PB: “One, my first live show. My first real real live show. That’s going to be crazy. Number two, we’re going to have an education and informational element — same as we did last year, but it’s a lot bigger. We’re going to have workshops around production, like producing and whatnot, being a manager, doing A&R things, fashion. All the creative lanes that you can be in in the industry, we’re going to have that. In the city, we’ve got a lot of kids that want to be a manager, be an artist, or a fashion designer, but they don’t have the bread to go to SCAD. So giving them information from people who also do not go to SCAD, but know how to finagle and work their way through the industry, that’s great information to have. That’s going to happen, and we’re going to have a block party at Starland Yard if you don’t feel like changing your life and doing all of that stuff (laughs). If you just feel like dancing, we’re going to have a block party at Starland.”

LN: You’re constantly navigating your own lane. Putting Savannah on the map, but also doing your own thing. If you could describe the evolution of your musical journey in one word or a few words, how would you describe it?

PB: “Good question (laughs). You know, I love turtles. Got my turtle chain on as always. For me, I would call it just breaking out of my shell.”

LN: I love that.

Pote Baby in front of a Starland Mural Project piece created by Juliana Lupacchino.

Pote Baby in front of a Starland Mural Project piece created by Juliana Lupacchino.

PB: Definitely breaking out of my shell. Early on — when I started maybe 2016, 2017 — I got told that, for me to make it, I had to rap a certain way for so long that sometime throughout my journey, I kind of believed it because things weren’t happening for me sometimes. But if you stay on your path, as I’ve been doing, and you just never give up, and you keep working at it, and you keep being good at it, start building relationships with people you run into — people like my business partner, Donny Slater, Khleo Armstrong, all type of people, and just gaining relationships. Then those opportunities come to where, the thing that you are, is all that you need. And you don’t need to alter yourself to fit anybody’s preference or anything like that. So, I would definitely say, to sum it up, breaking out of my shell. Because now I feel like with all the things going on, I feel completely free to just do what I want to do, the way I want to do it, and bring it back home.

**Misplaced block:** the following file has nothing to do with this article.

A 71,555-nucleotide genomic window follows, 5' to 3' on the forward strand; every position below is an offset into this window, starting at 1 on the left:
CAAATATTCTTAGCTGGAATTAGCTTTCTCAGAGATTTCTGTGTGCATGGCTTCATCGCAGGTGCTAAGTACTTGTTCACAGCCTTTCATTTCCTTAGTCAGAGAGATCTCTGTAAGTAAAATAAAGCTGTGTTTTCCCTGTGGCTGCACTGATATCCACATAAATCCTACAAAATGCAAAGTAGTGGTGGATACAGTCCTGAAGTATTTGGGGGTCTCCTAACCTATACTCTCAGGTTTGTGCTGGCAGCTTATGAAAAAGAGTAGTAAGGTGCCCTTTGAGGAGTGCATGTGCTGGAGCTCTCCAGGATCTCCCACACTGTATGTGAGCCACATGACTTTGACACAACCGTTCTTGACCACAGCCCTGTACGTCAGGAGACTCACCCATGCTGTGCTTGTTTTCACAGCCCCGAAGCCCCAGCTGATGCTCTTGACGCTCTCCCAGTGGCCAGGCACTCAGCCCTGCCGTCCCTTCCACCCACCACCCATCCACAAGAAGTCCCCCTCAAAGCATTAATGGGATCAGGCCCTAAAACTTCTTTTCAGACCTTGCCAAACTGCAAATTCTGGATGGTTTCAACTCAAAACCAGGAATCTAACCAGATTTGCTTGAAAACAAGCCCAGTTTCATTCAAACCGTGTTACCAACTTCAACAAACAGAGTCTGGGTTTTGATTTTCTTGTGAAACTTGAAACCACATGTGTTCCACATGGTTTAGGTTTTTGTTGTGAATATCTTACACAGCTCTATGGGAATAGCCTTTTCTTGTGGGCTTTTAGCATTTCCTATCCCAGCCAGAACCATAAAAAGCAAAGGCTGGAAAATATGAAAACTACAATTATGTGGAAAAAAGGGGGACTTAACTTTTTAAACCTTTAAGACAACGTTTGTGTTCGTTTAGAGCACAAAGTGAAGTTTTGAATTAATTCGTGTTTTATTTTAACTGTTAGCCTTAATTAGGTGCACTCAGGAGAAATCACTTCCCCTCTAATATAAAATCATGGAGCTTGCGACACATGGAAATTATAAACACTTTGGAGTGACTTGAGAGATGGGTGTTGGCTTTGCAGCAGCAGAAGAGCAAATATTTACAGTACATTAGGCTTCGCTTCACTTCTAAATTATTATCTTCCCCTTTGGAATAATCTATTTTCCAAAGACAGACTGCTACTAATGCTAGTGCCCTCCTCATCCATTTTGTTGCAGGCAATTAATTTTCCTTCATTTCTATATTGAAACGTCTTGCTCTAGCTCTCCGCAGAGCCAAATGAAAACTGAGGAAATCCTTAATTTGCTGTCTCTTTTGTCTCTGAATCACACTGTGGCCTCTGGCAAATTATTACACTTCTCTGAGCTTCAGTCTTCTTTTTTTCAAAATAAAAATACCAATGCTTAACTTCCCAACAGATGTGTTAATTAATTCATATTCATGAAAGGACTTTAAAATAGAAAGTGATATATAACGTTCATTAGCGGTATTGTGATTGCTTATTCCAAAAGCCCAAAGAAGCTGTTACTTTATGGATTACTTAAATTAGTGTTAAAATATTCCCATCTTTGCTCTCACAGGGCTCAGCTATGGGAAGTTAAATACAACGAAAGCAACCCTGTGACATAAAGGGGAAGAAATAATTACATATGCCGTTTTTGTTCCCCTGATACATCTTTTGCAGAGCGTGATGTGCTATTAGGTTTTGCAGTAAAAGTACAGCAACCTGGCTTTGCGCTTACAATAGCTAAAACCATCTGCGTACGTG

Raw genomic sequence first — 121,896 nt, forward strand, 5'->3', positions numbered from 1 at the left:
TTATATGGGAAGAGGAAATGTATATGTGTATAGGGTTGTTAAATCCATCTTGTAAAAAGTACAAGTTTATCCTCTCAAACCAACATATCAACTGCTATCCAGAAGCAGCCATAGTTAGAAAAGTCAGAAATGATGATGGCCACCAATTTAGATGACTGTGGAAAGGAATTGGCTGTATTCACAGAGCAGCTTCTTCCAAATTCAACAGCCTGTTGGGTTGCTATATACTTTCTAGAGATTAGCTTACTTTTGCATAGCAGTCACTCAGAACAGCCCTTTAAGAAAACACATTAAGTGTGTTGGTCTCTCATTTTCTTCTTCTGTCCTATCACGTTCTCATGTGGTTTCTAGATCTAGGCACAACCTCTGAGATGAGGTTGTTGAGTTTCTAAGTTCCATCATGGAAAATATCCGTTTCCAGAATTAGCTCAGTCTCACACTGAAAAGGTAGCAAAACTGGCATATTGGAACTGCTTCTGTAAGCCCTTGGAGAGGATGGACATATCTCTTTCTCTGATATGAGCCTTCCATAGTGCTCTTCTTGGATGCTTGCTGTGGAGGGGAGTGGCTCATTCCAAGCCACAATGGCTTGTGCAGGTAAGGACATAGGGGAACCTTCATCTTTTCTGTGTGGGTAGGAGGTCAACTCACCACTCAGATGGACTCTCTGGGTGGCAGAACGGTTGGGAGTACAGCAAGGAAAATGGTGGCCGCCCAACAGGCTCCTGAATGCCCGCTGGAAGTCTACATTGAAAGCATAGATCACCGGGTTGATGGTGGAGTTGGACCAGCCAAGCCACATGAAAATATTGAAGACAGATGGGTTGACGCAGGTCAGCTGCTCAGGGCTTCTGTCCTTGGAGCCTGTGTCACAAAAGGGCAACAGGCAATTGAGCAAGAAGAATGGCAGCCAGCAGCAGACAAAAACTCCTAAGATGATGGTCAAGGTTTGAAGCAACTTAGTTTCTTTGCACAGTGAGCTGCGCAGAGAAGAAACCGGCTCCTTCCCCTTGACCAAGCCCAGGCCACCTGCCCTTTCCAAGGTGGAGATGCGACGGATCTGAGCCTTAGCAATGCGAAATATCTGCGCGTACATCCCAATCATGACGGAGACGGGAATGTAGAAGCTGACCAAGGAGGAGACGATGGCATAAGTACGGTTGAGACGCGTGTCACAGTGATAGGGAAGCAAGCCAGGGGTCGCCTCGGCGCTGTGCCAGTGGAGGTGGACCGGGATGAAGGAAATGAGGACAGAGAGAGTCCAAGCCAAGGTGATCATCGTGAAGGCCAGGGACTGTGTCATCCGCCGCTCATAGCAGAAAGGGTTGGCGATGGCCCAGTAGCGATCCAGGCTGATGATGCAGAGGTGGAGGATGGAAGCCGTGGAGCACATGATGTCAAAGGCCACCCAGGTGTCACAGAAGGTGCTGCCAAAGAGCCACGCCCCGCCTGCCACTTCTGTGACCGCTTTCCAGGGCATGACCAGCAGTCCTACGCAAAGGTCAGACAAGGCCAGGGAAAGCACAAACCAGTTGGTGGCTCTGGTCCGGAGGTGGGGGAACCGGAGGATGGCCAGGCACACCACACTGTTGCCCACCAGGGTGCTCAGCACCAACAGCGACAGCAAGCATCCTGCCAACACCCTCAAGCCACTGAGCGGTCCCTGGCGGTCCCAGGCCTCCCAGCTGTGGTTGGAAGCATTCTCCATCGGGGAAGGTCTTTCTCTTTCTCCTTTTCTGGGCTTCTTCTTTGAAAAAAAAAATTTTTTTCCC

LN: When you look at the savannah hip-hop, R&B scene, is there anything you’re noticing that you’re excited for? That people should pay more attention to?

PB: “Of course we have Bosco; she’s like the queen of alternative pop and R&B and soul and all those things. She’s synced up on ‘Insecure’ and all types of things. Before I started music and I saw her doing her thing, that’s one of the people that I thought about like, ‘Oh my God. If she’s able to do it, maybe if I could just do a piece of that, I’ll be cool.’ There’s a lot. What’s going on right now, I would call it almost like a Savannah renaissance.”

LN: That was the word I was thinking as well.

PB: “I’ll call it like a Savannah renaissance. Right now, if this was the 2000s, you can have your favorite player on every different team. You got the Lakers, you got the Knicks. You’ve got everybody from different parts of town and with different stories and it’s great right now. I love it. I like hearing what I’m hearing. Every Monday, me and my partner, as well as DJ Keesh, we listen to new artists on Instagram Live at like 9:30 p.m. They just come in and submit their music and we just listen to it.”